As for the characters (click here for profiles) they’re all well written, even though Fuminori and Saya get the focus, and you get a feel for their situations when you play from their POV. As a result you do care enough about the other characters besides our two mains that you do feel bad when bad stuff happens to them, which also helps on the horror front. Aside from the aforementioned scene with Yoh, the best example can be seen in Koji, who depending on perspective can be considered a hero or a villain. You really feel for this guy as he gets drawn into the mystery surrounding Saya without even knowing about her and when that mystery takes him down a path of vengeance you may even end up rooting for him. Even a character like Ryoko, whose main involvement isn’t until late in the story manages to leave a good impression.

                If there are any flaws to this game’s story I’d say, and this is nitpicking mind you, that there are a couple of pacing issues. Mainly I think a few story elements could have been looked at a little longer such as maybe a little more of either Fuminori or Saya interacting with the world outside or maybe a little more screen time for Ryoko. I’ll admit that maybe once or twice it seems the game may be trying a little too hard to be disturbing, but that’s really just because maybe the events happen a little too close together. Then again one other good thing about Saya no Uta is its short length (it'll take you 5-10 hours to complete) means no filler and I wouldn’t want to risk ruining that.

                In the area of presentation Saya no Uta does phenomenally. The artwork is good even though it doesn’t have the polish a lot of VNs typically have. I’d say that works to the game’s advantage in a couple ways: first, it gives everything a good hand drawn feel that actually helps in giving the characters a little extra in their expressions and posture than if they had been your typical anime artwork, and second, when it comes to the more horrific or supernatural looking artwork the artist succeeds not only in creating imagery meant to be strange and horrifying but also in somehow managing to put in an element of beauty to some of the images that doesn’t stand out. The music track for this game is also excellent with each track capturing and conveying the right mood for their respective scenes perfectly, be it the searching feeling you get from “Seek”, the lurking feeling from “Scare Shadow”, or the chaotic yet badass feeling fight music of “Savage”. Yet perhaps out of all the tunes, the most memorable to me is the theme song titled “Saya no Uta” as it really succeeds in bringing about the right feel for the third ending, evoking a mixture or triumph, soothing, and mourning. Equally amazing is the voice acting; every character is perfectly voiced, but the standout performances are without a doubt that of Hikaru Midorikawa as Fuminori, followed close behind by Yasunori Matsumoto as Koji. And to any otakus from my generation who recognize both names from The Slayers, enjoy watching Zelgadiss and Gourry kill each other.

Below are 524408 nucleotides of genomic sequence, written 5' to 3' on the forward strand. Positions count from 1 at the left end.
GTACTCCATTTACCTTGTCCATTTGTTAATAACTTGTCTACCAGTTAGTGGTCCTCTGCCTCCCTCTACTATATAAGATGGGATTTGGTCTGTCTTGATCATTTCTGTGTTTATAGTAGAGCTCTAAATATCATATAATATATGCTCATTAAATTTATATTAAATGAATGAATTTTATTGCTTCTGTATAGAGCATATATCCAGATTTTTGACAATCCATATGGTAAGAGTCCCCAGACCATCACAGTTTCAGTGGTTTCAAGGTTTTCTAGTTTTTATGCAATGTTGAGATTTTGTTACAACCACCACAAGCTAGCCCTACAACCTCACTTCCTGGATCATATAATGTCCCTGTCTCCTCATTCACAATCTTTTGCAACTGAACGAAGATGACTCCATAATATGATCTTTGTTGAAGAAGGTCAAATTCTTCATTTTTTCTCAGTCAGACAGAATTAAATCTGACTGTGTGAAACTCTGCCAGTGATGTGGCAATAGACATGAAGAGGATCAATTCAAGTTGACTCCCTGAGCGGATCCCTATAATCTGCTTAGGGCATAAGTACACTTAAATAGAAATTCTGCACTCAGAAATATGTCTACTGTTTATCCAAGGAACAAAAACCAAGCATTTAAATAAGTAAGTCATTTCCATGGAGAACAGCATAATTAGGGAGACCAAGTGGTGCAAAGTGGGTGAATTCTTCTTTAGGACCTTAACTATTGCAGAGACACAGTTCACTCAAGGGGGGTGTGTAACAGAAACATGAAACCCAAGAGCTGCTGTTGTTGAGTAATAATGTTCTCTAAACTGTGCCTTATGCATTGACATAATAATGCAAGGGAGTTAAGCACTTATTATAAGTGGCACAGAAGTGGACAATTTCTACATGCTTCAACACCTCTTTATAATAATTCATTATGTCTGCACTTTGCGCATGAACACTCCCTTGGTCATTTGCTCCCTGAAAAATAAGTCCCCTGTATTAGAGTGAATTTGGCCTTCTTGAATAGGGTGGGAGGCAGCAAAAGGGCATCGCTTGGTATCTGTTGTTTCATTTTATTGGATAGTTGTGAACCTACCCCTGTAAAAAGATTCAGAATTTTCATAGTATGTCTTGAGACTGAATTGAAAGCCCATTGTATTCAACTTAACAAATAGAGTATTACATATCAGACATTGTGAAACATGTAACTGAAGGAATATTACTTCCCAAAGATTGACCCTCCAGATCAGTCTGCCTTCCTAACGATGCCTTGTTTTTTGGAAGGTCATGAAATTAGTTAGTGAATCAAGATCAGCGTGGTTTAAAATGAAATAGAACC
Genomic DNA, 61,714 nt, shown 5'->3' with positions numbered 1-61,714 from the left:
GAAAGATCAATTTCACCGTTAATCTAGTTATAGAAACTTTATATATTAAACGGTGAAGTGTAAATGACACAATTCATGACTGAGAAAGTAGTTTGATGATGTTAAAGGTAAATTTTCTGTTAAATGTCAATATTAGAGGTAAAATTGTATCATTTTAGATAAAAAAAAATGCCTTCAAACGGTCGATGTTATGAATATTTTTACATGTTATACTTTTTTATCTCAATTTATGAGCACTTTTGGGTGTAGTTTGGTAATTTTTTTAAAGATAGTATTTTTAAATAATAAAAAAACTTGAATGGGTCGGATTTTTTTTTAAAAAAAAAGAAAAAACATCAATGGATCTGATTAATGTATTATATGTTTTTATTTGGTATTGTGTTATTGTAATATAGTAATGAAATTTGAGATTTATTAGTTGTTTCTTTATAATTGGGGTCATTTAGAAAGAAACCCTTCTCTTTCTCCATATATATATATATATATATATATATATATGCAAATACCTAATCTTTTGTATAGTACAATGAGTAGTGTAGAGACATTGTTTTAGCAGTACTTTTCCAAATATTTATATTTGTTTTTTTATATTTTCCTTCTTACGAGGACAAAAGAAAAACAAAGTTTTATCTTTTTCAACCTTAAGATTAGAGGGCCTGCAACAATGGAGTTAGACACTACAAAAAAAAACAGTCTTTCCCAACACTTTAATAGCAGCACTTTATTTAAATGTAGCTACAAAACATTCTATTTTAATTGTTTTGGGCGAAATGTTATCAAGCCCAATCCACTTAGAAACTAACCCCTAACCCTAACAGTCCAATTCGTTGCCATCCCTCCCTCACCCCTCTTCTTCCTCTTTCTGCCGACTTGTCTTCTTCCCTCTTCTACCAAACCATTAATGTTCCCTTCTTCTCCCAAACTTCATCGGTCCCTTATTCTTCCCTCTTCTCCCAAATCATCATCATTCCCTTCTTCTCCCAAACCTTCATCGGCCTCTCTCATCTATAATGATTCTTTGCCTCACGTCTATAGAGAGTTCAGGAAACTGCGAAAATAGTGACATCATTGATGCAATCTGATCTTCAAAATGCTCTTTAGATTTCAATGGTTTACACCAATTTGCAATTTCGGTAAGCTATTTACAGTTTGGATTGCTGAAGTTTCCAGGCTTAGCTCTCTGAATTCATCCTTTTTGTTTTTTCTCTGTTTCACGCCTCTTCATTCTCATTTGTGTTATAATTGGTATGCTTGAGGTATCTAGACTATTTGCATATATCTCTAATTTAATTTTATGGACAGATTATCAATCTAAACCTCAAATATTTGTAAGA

As for the ero scenes…well, I’m not entirely sure what to say about the ero scenes. They’re not meant to get a rise out of you as their purpose is to disturb and/or horrify. Even the more innocent seeming scenes have a pretty disturbing context to them once you’re aware of certain plot elements, not to mention the music that plays during those scenes give you a feeling that something isn’t quite right with what’s happening.


In Conclusion:

                Saya no Uta is an excellent horror eroge and certainly one of the best of the few horror visual novels officially available in English. I will warn you that this game is not a happy story and can get downright disturbing, but if you can take that then you can enjoy a horror story that has good characters, suspense abound, and two main endings that will both leave quite the impression on you. I highly recommend this to you, especially considering you can get it at Rightstuf for about twenty bucks, so price shouldn’t be much of an issue.

Final Score: 8/10 Awesome

Author Recommendation: Buy it now.


                And before anyone asks, no I haven’t read the infamously bad comic book adaptation. The copies are rare and I’m not really interested in scouring the internet for scans.

                So with that this year’s Halloween reviews have come to an end. Hope you all enjoyed the string of reviews I posted and hopefully at least one of those reviews has gotten you interested in trying out one of them. A Happy Halloween to you all and I hope we get to do this again next year.

No comments:

Post a Comment